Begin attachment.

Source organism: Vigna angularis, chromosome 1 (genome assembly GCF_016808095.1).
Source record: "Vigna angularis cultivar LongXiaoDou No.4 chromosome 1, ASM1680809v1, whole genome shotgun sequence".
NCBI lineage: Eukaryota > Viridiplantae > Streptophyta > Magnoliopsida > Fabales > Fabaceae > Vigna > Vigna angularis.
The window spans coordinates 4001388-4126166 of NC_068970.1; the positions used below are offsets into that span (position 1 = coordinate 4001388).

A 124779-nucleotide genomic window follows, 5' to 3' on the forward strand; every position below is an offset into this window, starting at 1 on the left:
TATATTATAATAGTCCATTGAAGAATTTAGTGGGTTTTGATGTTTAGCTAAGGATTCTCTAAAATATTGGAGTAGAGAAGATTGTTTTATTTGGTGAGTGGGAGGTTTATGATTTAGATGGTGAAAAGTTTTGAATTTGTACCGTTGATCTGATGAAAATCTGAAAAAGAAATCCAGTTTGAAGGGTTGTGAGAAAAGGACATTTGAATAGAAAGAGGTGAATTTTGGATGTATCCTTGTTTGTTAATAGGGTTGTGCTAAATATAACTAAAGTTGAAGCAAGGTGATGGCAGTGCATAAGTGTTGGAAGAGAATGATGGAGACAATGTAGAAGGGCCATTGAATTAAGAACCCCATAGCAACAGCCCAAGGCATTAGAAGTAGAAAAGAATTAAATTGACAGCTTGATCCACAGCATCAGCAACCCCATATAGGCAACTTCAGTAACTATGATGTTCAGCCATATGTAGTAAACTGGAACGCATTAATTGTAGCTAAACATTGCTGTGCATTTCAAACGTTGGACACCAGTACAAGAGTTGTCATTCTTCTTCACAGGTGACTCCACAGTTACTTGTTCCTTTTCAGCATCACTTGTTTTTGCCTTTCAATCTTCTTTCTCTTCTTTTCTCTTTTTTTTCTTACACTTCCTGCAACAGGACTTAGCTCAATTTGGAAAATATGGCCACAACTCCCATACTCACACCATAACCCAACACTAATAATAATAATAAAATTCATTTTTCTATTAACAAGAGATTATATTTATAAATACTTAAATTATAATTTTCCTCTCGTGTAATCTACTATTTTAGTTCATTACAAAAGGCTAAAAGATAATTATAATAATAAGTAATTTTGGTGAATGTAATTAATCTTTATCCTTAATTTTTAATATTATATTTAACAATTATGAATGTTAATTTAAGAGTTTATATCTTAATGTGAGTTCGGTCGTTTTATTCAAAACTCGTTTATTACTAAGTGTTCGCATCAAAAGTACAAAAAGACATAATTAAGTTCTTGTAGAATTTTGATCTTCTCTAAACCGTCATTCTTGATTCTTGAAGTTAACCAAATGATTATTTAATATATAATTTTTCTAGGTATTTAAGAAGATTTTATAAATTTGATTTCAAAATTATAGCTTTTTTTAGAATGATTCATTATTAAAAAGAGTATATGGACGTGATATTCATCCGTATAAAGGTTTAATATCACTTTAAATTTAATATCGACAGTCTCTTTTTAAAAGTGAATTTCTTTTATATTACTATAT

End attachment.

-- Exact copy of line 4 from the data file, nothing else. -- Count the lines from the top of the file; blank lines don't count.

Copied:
The window spans coordinates 4001388-4126166 of NC_068970.1; the positions used below are offsets into that span (position 1 = coordinate 4001388).